Every week, our country has a new tragedy to mourn.
School shootings. Alleged terrorist attacks. Deaths, often times at the hands of a single person or small group.
These events are followed by a media circus.
As media consumers, we watch, horrified, hoping it never happens to us. It continues to hit close to home.
Last week, a gunman shot and killed 14 people at a work holiday party in San Bernadino.
In October, a lone gunman killed eight students and a professor at Umpqua Community College in Roseburg, Ore.
This problem isn’t new.
The problem of gun violence stems back decades. Stockton plays a role in it with the 1989 mass shooting at Cleveland Elementary, mere miles from campus.
Six children were killed. Thirty-two others were injured.
Then why are we seeing so much of it now?
It may seem the problem of gun violence is growing, but that may just be because of the relatively new 24-hour news cycle. News stations can no longer wait until the next broadcast to get the news out.
The Internet has changed the way we get information.
Today we are constantly taking in news from an endless number of outlets. Some outlets without gatekeepers.
Human nature moves us to report what we know immediately, even if its false.
This was not the case twenty years ago.
The digital revolution has changed our views on most things, including the violence in America.
Every single shooting around the globe is now fed to us as breaking headlines. We see downward shots from news helicopters showing police on the scene. We don’t have full context, yet we stayed glued to our television or computer screen.
Questions of shooters’ motives and gun control circulate the media for a few days and then die out until the next shooting happens.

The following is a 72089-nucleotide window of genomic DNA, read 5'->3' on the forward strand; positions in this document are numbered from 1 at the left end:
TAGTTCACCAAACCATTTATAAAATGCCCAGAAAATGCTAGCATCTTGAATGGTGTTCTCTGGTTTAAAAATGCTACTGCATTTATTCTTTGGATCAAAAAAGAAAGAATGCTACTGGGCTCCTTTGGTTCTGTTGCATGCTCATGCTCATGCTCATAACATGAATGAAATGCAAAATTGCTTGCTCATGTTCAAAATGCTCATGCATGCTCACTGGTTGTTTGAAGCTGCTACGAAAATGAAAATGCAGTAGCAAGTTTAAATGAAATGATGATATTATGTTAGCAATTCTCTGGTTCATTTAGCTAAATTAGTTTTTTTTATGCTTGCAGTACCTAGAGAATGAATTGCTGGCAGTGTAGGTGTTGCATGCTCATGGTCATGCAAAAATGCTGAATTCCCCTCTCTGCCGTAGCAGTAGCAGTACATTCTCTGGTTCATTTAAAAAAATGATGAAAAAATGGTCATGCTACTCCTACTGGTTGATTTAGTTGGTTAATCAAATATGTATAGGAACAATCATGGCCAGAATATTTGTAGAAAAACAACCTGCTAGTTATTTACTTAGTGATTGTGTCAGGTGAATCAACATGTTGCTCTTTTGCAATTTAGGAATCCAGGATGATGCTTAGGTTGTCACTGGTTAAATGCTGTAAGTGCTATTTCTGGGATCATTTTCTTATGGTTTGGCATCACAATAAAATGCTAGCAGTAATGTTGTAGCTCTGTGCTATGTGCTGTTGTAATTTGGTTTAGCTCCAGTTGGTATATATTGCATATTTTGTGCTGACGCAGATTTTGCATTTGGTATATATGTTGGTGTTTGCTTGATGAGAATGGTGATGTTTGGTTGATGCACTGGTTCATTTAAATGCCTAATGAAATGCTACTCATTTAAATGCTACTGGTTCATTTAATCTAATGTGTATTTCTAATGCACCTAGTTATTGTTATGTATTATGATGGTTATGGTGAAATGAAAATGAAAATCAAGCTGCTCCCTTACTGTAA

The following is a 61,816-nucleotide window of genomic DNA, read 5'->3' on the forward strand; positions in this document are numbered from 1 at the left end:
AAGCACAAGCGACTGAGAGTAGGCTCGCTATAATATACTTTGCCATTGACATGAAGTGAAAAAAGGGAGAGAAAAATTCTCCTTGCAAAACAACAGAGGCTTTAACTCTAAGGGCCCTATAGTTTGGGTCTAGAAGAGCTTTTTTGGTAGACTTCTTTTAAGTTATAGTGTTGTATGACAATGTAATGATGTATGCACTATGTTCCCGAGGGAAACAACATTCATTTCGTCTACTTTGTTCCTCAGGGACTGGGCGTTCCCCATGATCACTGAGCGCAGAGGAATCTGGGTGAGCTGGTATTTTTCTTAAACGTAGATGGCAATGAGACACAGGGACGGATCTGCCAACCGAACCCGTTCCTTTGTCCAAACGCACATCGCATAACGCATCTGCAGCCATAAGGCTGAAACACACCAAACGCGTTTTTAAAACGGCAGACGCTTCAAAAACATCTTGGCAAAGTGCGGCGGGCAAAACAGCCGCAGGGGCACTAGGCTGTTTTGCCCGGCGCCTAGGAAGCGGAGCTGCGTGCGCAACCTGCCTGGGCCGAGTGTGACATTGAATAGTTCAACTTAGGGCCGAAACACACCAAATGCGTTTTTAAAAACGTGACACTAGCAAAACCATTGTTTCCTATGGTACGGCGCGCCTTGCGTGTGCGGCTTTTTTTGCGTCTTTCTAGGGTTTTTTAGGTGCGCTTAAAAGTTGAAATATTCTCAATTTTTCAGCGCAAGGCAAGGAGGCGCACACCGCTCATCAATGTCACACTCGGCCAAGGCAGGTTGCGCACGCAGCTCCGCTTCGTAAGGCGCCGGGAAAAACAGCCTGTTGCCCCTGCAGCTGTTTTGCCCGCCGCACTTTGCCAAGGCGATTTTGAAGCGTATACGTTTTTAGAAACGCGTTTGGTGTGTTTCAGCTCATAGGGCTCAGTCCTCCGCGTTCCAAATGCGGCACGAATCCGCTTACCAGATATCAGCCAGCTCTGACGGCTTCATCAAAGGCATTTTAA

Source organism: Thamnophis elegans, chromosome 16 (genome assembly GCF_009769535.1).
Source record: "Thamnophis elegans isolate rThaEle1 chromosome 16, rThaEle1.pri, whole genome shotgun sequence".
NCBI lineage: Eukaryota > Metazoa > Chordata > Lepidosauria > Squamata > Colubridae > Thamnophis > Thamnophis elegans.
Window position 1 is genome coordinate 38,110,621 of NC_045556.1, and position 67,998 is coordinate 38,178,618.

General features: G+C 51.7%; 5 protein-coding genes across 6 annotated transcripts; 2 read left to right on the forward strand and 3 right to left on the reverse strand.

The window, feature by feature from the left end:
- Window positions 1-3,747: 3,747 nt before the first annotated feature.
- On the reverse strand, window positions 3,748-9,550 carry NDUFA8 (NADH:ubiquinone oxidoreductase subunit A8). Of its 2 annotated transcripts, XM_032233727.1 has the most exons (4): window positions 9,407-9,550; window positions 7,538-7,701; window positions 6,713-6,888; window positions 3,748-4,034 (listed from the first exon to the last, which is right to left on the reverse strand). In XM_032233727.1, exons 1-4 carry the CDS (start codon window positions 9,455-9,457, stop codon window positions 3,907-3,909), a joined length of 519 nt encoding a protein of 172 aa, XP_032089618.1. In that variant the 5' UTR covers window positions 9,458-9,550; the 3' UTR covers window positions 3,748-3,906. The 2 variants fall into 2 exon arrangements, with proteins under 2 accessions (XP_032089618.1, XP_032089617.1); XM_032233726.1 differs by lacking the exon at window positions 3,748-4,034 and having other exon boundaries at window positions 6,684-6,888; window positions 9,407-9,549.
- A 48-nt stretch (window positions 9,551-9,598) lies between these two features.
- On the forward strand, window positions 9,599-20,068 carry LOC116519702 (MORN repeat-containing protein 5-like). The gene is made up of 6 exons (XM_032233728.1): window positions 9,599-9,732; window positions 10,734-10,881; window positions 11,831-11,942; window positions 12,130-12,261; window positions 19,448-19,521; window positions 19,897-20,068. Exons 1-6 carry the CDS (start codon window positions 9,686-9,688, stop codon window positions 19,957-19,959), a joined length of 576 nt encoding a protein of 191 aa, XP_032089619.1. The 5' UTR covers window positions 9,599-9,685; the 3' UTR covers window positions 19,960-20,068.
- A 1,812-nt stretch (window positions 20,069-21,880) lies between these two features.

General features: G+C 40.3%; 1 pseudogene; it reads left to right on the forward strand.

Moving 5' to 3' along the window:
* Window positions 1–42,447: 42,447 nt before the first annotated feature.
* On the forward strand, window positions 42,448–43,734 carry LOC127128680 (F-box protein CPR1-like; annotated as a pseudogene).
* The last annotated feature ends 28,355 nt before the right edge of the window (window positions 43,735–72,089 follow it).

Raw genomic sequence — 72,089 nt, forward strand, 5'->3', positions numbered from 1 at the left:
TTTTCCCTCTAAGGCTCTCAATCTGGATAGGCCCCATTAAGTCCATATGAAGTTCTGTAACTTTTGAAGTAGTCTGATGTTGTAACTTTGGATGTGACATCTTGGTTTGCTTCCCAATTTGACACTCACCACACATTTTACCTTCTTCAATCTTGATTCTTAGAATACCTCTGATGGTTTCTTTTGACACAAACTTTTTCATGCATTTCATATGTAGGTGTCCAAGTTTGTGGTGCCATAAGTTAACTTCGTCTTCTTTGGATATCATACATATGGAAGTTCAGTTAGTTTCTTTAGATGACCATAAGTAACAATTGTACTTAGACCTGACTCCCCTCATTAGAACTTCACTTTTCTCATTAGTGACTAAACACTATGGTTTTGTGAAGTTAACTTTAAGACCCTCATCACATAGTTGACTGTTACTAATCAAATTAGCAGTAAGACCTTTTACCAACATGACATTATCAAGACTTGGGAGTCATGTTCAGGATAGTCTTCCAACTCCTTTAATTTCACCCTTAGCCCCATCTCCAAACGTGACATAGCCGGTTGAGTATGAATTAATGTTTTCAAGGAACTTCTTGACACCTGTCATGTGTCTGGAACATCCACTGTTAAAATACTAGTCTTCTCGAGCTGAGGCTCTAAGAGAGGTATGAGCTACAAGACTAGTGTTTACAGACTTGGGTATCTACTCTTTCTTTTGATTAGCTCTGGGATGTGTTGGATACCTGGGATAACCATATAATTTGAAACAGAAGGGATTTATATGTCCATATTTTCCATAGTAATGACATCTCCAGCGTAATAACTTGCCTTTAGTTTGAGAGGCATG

Nothing gets solved, no answers are presented.
Instead, the collective audience forgets until the next event happens. Then we unite in prayer. We promise we will band together to stop it from happening again.
Then it does.
Yes, violence is a problem, but another problem is the media reporting the violence.
Attention given to shooters and bombers gives them the recognition many of them were looking for.
Even in infamy, these names become known and inspire future copy cats.
The news cycle perpetuates violence in many ways.
We need to stop endorsing the killers and instead remember those who were killed. This year’s shootings and reactions reveal that our society is very much a reactive one.
Many use these tragedies for political agendas, trying to push gun control on Americans. This is especially the case as we move into the next election year.
The taking of innocent lives should not be a platform for campaigning.
The violence level in America has not gone up, the coverage on it has.
This doesn’t make violence okay or give the shooter and terrorists any excuse.
There is clearly a violence problem in America alongside a media problem.
Let’s stop our reactive tendencies and make a move towards peace. Let’s stop putting criminals and terrorists up on a pedestal.